Tennessee Titans Training Camp: Observations from Day Three

NASHVILLE, TN - DECEMBER 11: Delanie Walker
NASHVILLE, TN - DECEMBER 11: Delanie Walker /

Day three of Tennessee Titans Training Camp, the first practice in full pads, has come to a close. Here are the biggest headlines from the day.

1. Titans have an excess of DL depth.

When the 2017 NFL Draft ended without the Tennessee Titans selecting a single defensive lineman, it became apparent that general manager Jon Robinson is comfortable with the personnel the team already had in that department. As the Titans continue to practice defensive sets, it becomes more and more obvious just how deep the defensive line is.

Behind Jurrell Casey, one of the best interior defensive linemen in all of football, the depth chart is unclear for the most part. Names like Karl Klug, Austin Johnson, DaQuan Jones, and Sylvester Williams have rotated between the first and second teams during drills, and all of those players have yet to do anything overly impressive. The Titans also have the likes of Angelo Blackson and Antwaun Woods at their disposal.

Aside from Klug, who has always been and will continue to be used only as a third down specialist, all of those players have a real opportunity to compete for a starting spot on the defensive line alongside Casey. At this point, there really doesn’t seem to be a frontrunner.

2. We know the candidates for primary punt returner.

The narrative upon the Titans’ signing of Eric Weems was that he would be used as a punt returner. This never made any sense, as his ability in that regard isn’t any improvement over Marc Mariani, last year’s punt returner who was left unsigned after his contract expired. Following Monday’s practice of Training Camp, it can be safely said that the narrative was indeed completely wrong.

During one of the early periods of practice on Monday, Brett Kern and the rest of the special teams unit headed over to the second field to participate in punt coverage drills. Three players pitched in to return the punts, and Eric Weems was not one of them. Those three players were CB Adoree’ Jackson, RB Khalfani Muhammad, and WR Eric Decker. Considering that Decker has only returned ten punts during his seven-year career, it can be safely assumed that Muhammad and Jackson will be competing to be the Titans’ punt returner in 2017.

Though he returned 87 kickoffs, Muhammad did not return a single punt during his four years at the University of California. Jackson, on the other hand, was a star punt returner at Southern California, returning four for touchdowns during his three year collegiate career. Muhammad will likely end up returning kickoffs, and Jackson seems to be the prime candidate to return punts for the Titans.

3. Taywan Taylor will get his touches.

It was assumed when the Titans drafted WR Taywan Taylor that he would slide right in as the #3 receiver and play primarily in the slot. However, thanks to the signing of Eric Decker, Taylor will find himself in a backup role as a rookie. But if Monday’s practice was any indication, he will still get plenty of chances to touch the football.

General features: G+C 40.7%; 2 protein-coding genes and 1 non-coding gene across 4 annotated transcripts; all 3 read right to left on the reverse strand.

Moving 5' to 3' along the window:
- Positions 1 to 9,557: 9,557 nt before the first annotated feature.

One of the biggest strengths of Taylor’s game is his ability to make plays after the catch, despite his lack of top-end speed. When his head coach from Western Kentucky, Jeff Brohm, did an interview with me earlier in the offseason, he repeatedly praised Taylor’s incredible lower body strength, saying, “He’s a hard worker, he’s self made, he spends a lot of time developing his craft, and each year he got better and better for us.”

Three times during Monday’s practice, the Titans’ offense ran an “end-around” or reverse play in which Taylor motioned toward the quarterback who gave him the ball on a handoff. The plays weren’t all that successful, but nonetheless showed that the Titans will make an effort to get Taylor the ball with some space to work. Here’s to hoping he’s much better at those plays than Kendall Wright.

4. Delanie Walker had a big day.

As I wrote in yesterday’s Training Camp observations piece, Marcus Mariota has a terrific core of reliable weapons in the passing game. On each day of practice so far, a different one of them has stood out. Saturday was Eric Decker, Sunday was Corey Davis, and today was Delanie Walker’s day to shine.

On seemingly every play run by the first team offense, Walker was open. He ran crosses. He ran deep routes. He sat in the middle of the field. He caught a screen pass. Walker ran almost everything on the basic tight end route tree, and he ran each of them to near perfection. At times, he looked almost like a man amongst boys.

Going into his age-33 season, Walker is clearly as driven as he’s ever been. His performance in practice isn’t the only thing that’s stood out with him; his incredible effort and mentality of leaving everything out on the field have brightly glared in every single drill. If you’re among those who fear that Walker will regress this season because of his age, it’s time to calm down. He looks as good as ever, and seems set for yet another Pro Bowl caliber year.